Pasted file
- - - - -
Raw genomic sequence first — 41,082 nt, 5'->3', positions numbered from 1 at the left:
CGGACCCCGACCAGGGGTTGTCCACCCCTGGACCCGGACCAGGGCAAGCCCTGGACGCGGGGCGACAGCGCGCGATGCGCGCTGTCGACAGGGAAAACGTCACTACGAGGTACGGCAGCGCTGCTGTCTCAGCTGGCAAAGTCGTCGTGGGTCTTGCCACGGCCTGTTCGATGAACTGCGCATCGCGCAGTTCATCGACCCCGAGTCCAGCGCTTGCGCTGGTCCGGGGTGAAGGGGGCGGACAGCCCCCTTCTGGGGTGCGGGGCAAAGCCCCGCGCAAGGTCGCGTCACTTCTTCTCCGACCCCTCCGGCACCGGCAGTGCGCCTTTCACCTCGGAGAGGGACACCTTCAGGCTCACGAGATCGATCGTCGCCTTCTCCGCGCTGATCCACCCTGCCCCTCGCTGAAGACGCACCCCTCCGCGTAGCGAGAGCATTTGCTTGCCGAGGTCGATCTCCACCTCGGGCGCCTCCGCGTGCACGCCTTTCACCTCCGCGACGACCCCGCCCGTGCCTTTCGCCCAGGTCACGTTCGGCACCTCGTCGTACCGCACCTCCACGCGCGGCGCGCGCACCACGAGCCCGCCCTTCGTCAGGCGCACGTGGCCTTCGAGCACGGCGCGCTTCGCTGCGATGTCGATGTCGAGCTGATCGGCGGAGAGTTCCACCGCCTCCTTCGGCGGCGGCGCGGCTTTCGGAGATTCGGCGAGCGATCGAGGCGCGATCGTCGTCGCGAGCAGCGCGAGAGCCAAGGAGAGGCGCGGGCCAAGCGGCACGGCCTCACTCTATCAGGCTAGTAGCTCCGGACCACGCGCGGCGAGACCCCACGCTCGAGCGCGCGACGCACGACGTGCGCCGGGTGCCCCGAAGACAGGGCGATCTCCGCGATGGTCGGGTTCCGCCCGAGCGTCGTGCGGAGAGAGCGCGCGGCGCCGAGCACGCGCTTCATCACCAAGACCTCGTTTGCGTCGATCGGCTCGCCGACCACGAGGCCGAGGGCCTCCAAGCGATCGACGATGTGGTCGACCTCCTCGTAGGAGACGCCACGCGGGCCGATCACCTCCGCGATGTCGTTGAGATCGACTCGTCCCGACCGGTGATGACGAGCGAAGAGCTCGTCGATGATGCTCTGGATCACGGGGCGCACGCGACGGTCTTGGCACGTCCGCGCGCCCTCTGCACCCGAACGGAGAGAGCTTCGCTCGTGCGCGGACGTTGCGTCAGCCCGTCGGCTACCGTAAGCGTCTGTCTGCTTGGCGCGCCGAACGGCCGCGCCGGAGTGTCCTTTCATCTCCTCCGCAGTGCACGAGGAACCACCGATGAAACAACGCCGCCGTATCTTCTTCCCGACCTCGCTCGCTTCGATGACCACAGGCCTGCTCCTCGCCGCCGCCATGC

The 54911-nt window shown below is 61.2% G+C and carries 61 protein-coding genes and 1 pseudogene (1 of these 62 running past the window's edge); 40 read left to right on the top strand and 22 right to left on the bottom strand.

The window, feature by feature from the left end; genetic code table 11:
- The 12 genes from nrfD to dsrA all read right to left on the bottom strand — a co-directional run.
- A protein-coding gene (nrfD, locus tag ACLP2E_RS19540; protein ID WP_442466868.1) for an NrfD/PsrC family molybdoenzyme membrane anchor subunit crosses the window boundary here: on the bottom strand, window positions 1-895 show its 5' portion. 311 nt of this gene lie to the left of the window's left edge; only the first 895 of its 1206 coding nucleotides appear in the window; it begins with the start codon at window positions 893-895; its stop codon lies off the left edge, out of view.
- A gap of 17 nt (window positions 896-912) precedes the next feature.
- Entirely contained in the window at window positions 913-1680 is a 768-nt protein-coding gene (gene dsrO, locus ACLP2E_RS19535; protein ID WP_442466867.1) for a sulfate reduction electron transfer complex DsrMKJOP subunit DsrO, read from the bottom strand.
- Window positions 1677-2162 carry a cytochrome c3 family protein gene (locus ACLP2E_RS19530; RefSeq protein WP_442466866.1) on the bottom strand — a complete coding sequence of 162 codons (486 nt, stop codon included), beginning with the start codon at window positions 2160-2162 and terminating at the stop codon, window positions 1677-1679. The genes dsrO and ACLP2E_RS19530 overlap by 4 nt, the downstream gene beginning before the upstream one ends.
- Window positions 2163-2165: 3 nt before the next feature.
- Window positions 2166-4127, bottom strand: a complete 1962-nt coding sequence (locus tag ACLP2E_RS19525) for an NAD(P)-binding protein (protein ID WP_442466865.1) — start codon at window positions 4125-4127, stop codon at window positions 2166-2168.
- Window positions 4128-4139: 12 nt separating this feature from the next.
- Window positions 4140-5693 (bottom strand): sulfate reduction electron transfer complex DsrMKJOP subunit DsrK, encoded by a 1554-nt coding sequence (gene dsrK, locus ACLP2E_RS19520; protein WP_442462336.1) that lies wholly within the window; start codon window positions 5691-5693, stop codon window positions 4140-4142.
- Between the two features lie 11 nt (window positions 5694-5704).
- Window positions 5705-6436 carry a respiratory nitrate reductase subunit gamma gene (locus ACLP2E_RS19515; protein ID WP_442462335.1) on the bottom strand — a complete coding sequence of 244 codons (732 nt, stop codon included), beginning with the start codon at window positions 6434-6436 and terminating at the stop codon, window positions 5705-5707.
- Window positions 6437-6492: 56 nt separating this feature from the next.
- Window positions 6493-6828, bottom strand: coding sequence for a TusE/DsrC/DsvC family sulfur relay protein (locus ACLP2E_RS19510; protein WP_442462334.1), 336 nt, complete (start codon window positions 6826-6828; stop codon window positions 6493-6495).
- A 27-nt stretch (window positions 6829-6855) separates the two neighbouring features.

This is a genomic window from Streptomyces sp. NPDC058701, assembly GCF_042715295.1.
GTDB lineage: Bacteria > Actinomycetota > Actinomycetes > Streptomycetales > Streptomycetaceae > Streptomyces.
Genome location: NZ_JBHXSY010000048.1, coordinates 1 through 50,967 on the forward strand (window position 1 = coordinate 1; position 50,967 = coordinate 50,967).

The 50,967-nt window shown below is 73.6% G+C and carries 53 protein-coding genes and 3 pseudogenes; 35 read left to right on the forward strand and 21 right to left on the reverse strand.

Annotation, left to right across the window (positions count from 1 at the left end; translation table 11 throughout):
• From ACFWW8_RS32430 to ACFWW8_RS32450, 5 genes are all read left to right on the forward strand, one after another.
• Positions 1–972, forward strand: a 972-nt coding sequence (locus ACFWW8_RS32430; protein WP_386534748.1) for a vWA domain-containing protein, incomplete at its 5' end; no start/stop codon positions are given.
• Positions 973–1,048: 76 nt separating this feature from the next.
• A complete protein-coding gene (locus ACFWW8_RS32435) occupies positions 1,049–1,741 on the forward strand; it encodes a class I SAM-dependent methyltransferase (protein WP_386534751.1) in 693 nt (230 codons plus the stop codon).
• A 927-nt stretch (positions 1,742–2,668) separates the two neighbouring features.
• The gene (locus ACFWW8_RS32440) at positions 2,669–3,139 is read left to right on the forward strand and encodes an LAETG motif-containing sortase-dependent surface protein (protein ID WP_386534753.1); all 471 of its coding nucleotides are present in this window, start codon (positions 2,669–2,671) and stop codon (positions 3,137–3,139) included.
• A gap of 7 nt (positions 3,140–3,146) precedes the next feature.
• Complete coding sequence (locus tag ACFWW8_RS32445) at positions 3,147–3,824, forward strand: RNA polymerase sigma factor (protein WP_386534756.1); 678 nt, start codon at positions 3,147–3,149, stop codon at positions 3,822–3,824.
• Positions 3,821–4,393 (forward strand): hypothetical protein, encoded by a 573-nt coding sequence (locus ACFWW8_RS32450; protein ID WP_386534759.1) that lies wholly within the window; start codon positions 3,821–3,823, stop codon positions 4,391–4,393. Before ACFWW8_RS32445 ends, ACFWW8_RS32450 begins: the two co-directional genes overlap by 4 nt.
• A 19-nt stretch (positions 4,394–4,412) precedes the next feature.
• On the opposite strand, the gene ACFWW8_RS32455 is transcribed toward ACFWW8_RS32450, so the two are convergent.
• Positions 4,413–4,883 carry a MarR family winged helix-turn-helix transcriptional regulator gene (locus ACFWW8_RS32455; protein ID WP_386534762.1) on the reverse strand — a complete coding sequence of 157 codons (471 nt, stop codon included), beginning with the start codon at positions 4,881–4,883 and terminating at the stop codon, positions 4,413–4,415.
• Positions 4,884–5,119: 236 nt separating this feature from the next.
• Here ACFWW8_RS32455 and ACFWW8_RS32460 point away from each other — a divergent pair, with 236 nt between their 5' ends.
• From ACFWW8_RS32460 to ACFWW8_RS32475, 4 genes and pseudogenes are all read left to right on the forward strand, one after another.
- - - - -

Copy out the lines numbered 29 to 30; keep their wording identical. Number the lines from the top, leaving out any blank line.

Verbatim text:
• The gene (locus ACFWW8_RS32440) at positions 2,669–3,139 is read left to right on the forward strand and encodes an LAETG motif-containing sortase-dependent surface protein (protein ID WP_386534753.1); all 471 of its coding nucleotides are present in this window, start codon (positions 2,669–2,671) and stop codon (positions 3,137–3,139) included.
• A gap of 7 nt (positions 3,140–3,146) precedes the next feature.